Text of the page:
Ambitious Data Science Can Be Painless

by   Hatef Monajemi, et al.
Stanford University

Modern data science research can involve massive computational experimentation; an ambitious PhD in computational fields may do experiments consuming several million CPU hours. Traditional computing practices, in which researchers use laptops or shared campus-resident resources, are inadequate for experiments at the massive scale and varied scope that we now see in data science. On the other hand, modern cloud computing promises seemingly unlimited computational resources that can be custom configured, and seems to offer a powerful new venue for ambitious data-driven science. Exploiting the cloud fully, the amount of work that could be completed in a fixed amount of time can expand by several orders of magnitude. As potentially powerful as cloud-based experimentation may be in the abstract, it has not yet become a standard option for researchers in many academic disciplines. The prospect of actually conducting massive computational experiments in today's cloud systems confronts the potential user with daunting challenges. Leading considerations include: (i) the seeming complexity of today's cloud computing interface, (ii) the difficulty of executing an overwhelmingly large number of jobs, and (iii) the difficulty of monitoring and combining a massive collection of separate results. Starting a massive experiment `bare-handed' seems therefore highly problematic and prone to rapid `researcher burn out'. New software stacks are emerging that render massive cloud experiments relatively painless. Such stacks simplify experimentation by systematizing experiment definition, automating distribution and management of tasks, and allowing easy harvesting of results and documentation. In this article, we discuss several painless computing stacks that abstract away the difficulties of massive experimentation, thereby allowing a proliferation of ambitious experiments for scientific discovery.



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I Introduction

Tremendous increases in computing power in recent years are opening fundamentally new opportunities in science and engineering. Amazon, IBM, Microsoft and Google now make massive and versatile compute resources available on demand via their cloud infrastructure, making it in principle possible for a broad audience of researchers to individually conduct ambitious computational experiments consuming millions of CPU hours within calendar time scales of days or weeks. We anticipate the emergence of widespread massive computational experimentation as a fundamental avenue towards scientific progress, complementing traditional avenues of induction (in observational sciences) and deduction (in mathematical sciences) Monajemi . (2017); Hey . (2009). Indeed, there have been recent calls by funding agencies (e.g., NSF Enabling Access to Cloud Computing Resources for CISE Research and Education (Cloud Access) (2018), NIH NIH Strategic Plan for Data Science (2018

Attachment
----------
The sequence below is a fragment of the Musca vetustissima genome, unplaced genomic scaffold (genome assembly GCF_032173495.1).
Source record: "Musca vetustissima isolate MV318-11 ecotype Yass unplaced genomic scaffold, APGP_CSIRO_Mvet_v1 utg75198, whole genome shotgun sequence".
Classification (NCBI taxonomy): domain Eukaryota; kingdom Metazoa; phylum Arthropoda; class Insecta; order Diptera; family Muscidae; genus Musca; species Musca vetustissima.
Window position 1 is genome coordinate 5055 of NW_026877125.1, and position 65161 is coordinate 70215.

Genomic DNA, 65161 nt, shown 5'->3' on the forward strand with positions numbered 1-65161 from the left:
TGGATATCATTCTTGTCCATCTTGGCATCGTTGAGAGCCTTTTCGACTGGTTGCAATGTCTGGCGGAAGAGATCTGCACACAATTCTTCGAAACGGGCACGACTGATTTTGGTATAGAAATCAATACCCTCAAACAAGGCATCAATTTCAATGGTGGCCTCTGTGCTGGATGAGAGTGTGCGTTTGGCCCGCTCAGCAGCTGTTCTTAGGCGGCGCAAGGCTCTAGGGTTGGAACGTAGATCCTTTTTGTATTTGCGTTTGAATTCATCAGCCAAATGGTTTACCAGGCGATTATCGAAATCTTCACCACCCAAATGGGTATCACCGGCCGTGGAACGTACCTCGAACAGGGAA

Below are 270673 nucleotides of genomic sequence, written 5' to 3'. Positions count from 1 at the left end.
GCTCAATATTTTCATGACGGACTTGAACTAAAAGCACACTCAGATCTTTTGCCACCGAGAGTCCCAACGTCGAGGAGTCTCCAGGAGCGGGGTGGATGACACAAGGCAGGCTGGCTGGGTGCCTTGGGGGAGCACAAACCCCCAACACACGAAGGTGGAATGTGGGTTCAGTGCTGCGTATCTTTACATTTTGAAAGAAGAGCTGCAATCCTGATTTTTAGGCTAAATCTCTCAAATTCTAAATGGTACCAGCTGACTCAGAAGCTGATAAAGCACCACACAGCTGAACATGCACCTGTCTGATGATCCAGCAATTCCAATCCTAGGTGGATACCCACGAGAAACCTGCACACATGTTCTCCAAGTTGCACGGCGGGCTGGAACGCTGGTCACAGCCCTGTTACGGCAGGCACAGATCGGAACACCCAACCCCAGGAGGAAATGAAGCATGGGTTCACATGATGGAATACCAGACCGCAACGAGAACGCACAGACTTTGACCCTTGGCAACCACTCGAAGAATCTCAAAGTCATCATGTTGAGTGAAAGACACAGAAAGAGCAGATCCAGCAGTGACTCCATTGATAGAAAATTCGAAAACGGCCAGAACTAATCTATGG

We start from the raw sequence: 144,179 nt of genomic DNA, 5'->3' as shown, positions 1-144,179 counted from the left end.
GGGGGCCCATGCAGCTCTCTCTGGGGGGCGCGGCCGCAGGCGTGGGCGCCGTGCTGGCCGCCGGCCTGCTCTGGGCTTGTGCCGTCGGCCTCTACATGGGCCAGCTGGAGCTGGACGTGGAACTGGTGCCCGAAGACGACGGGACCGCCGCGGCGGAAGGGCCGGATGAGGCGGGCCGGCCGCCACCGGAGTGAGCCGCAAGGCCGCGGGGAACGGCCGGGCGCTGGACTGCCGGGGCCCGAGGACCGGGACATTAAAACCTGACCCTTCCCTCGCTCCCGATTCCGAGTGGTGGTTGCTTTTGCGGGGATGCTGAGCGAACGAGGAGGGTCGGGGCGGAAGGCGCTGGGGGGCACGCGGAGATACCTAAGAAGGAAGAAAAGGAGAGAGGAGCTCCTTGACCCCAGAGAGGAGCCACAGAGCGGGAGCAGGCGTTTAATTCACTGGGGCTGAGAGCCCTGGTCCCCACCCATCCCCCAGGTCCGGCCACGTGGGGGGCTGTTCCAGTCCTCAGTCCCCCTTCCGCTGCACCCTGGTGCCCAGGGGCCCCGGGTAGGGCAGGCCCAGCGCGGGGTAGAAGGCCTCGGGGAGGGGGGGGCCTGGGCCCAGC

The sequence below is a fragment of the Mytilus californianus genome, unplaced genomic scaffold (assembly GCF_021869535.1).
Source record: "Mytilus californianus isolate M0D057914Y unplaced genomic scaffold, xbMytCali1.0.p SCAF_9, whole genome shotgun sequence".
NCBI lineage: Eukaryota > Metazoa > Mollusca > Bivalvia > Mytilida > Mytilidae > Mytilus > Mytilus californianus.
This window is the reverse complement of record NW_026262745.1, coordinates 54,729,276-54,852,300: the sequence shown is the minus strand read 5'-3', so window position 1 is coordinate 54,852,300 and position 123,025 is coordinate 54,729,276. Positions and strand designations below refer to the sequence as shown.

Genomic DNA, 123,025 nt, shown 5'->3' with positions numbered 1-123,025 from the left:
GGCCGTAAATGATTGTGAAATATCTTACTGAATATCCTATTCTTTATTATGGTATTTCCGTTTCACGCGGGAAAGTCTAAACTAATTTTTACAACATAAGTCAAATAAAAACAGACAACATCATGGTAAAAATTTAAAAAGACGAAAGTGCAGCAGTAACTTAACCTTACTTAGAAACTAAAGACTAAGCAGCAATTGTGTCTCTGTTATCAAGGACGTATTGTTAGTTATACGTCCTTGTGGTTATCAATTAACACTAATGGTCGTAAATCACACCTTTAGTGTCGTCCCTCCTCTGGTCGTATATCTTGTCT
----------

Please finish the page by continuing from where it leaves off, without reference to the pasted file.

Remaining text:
); The Science and Technology Research Infrastructure for Discovery, Experimentation, and Sustainability (STRIDES) Initiative (

2018)) for the greater adoption of cloud computing and Massive Computational Experiments (MCEs) in scientific research.

In some fields, this emergence is already quite pronounced. The current remarkable wave of enthusiasm for machine learning (and its deep learning variety) seems, to us, evidence that massive computational experimentation has begun to pay off, big time. Deep neural networks have been around for the better part of 30 years; but only in recent years have they been able to successfully penetrate in certain applications. What changed recently is that researchers at the cutting edge can experiment extensively with tuning such nets and refactoring them; with enough experimentation, dramatic improvements over older methods have been found, thereby changing the game.